More than 50 Native Americans and their allies occupied waterfront land in Bristol on Sunday for what they called “a long term encampment,” saying the gorgeous spot overlooking Mt. Hope Bay belongs to the Pokanoket Tribe, not Brown University.
“We as aboriginal citizens have been denied our birthright to our family’s land, our sovereignty rights, therefore states and powerful organizations have held our wealth over and over to the point that they believe it is their natural gift and natural right to have our property.” said Sagamore William (Po Wauipi Neimpaug) Guy Pokanoket Tribe/Pokanoket Nation, according to a press release.
The land is known as Potumtuk by indigenous people; white people call it Mount Hope. The Pokanoket Tribe says it belongs to them.
“Brown University does not have an Aboriginal Title to the land, given that King Philip’s ancestral line has never signed over their right to the land,” according to the press release. “The tribe has used the law and legal avenues to to make known their legal standing and rightful land ownership of the Pokanoket Nation. The Tribe has a lawsuit seeking pending against the town of Bristol and the State of Rhode Island and has recorded Public and Constructive Notices to the town of Bristol.”
In a statement on its website Monday morning, Brown said it does own the land.
“Brown University owns land in Bristol, Rhode Island, that is currently the site of an encampment set up by the Bristol-based Pokanoket Nation,” said the statement. “The University upholds the rights of individuals to assemble peaceably to express their views, provided that their actions do not infringe upon the rights of others — including the free exchange of ideas — or interfere with the rights of others to take part in the activities of Brown’s academic community and campus life.”
Brown says it was given the land by the by the Haffenreffer family in the 1950s. “The property ownership was legally transferred to Brown, and the University has been a positive steward of the land,” says the statement. “Brown has maintained clear legal title for more than 60 years.”
Brown added this sentence to its original statement: “Brown has maintained and is committed to its productive working relationships with the recognized Indigenous Nations in this area.”
The activists occupying the land as of Sunday afternoon named the encampment Po Metacom Camp.
“As a result of the ongoing neglect of the environmental needs of Sowams and due to the Tribe’s historic significance to and aboriginal relationship with the land, the Pokanoket tribe is taking the lead to ensure that Sowams is properly reconstituted to its pristine, healthy and productive environmental state, creating a sustainable habitat for the local wildlife and surrounding local community,” says the press release.
Sowams is the name of the original Native American settlement in the Bristol/Warren area. While American history often labels these people more broadly as Wampanoags, Bristol and Warren were Pokanoket lands prior to the King Phillip’s War in the 1670s. It was believed most, if not all, Pokanoket people were killed during or after the King Phillip’s war. But according to a 2016, EcoRI story, “In fear of losing their lives, the Pokanokets learned to be close-mouthed about their identity.”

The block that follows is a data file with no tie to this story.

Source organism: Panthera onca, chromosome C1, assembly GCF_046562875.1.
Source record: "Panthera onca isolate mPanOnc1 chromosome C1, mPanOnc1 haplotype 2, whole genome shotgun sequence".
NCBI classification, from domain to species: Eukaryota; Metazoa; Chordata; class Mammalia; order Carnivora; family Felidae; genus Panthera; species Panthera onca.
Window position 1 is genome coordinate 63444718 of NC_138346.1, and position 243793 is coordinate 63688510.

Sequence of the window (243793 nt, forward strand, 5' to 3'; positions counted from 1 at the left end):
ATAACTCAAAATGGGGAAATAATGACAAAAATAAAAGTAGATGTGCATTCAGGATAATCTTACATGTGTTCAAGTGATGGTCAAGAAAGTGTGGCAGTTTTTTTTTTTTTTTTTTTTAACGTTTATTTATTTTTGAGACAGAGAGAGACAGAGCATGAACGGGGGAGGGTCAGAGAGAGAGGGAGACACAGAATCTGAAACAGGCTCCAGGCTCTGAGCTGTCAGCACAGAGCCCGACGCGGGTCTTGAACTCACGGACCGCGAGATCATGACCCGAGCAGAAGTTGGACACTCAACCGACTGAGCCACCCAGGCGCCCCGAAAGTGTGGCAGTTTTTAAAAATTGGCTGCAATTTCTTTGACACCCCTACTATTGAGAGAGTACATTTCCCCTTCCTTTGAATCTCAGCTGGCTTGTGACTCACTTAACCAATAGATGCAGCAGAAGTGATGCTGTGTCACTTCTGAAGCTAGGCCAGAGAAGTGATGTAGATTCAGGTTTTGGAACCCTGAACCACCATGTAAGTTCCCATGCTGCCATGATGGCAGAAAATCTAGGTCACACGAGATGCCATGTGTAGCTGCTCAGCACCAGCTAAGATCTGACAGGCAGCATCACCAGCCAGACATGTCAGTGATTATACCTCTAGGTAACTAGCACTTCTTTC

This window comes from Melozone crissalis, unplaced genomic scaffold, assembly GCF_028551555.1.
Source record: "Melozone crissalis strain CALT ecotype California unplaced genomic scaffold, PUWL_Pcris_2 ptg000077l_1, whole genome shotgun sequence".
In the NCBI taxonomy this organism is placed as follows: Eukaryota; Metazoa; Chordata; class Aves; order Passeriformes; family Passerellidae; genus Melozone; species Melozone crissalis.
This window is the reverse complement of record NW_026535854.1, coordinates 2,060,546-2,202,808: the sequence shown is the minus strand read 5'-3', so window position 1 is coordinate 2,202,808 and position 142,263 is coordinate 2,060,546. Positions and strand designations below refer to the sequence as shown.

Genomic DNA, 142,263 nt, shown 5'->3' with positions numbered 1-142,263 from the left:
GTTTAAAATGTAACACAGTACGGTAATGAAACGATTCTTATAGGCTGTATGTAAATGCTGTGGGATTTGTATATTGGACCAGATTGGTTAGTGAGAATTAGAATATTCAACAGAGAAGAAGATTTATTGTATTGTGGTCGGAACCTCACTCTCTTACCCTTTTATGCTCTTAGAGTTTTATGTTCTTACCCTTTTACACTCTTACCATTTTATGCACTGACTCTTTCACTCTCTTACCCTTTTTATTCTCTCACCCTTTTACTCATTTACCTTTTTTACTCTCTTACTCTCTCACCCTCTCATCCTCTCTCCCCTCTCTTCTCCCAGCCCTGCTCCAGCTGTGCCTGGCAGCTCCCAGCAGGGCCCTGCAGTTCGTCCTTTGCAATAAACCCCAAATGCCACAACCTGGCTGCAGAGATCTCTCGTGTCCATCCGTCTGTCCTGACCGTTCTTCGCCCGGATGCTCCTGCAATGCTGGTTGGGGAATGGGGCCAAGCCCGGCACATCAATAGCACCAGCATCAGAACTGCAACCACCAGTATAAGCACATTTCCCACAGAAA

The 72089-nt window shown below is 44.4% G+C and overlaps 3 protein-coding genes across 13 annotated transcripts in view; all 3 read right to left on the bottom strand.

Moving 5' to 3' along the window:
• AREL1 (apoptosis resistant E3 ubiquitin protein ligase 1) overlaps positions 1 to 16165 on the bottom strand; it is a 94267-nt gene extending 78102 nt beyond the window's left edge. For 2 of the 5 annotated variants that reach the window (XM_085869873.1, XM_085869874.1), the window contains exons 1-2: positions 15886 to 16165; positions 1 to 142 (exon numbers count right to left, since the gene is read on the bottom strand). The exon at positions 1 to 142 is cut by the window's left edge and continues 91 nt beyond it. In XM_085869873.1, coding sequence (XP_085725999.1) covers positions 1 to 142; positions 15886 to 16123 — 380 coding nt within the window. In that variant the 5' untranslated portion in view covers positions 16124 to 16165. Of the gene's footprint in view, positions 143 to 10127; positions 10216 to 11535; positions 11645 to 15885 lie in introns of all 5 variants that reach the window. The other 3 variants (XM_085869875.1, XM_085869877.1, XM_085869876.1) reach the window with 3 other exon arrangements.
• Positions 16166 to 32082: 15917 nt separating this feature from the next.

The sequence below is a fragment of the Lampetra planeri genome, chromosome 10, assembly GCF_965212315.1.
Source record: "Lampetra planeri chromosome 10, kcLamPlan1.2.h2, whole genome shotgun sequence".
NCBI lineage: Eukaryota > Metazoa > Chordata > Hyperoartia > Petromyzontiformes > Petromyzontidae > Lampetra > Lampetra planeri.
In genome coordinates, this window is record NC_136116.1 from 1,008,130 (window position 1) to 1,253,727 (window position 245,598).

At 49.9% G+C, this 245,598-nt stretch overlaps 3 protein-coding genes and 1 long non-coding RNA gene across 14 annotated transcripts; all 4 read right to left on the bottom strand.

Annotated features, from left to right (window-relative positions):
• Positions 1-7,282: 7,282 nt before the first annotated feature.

The EcoRI story also mentions the land in question. “For many years, Brown University was the caretaker of a piece of land adjacent to Mount Hope Farm that held particular significance for the Pokanokets. In 2014, the Providence university turned the stewardship of that parcel over to Jennifer Bristol, [Mount Hope Farm’s] executive director. Those additional acres include King Phillips Seat, a rocky outcrop at the base of Mount Hope, and a marker where he was killed during the war.”
The Pokanoket people helped run a day camp there, according to the EcoRI story. “Now in its second year, the farm runs Camp Wetu, a summer day camp for children. The camp features a strong Native American theme. The children are led by the current Pokanoket chief, Bill Guy, who teaches tribal arts, crafts, dancing and music. The young campers learn to make tools from what is available in nature, as the Pokanockets did, and tribal rituals are held in a circular gathering spot under pine trees.”
The Pokanoket people say they are willing to occupy the land until Brown engages in meaningful dialogue about the rightful owner of the land.
“The Pokanoket Tribe are the people who welcomed the Pilgrims, who were seeking religious freedom, to this country,” says the press release. “Yet the Pokanoket cannot practice their own spiritual and cultural traditions without having to ask permission to gain access to their own ancestral lands.”
Steve Ahlquist, who was on the scene as the encampment came together this afternoon, contributed to this report. He took all the pictures.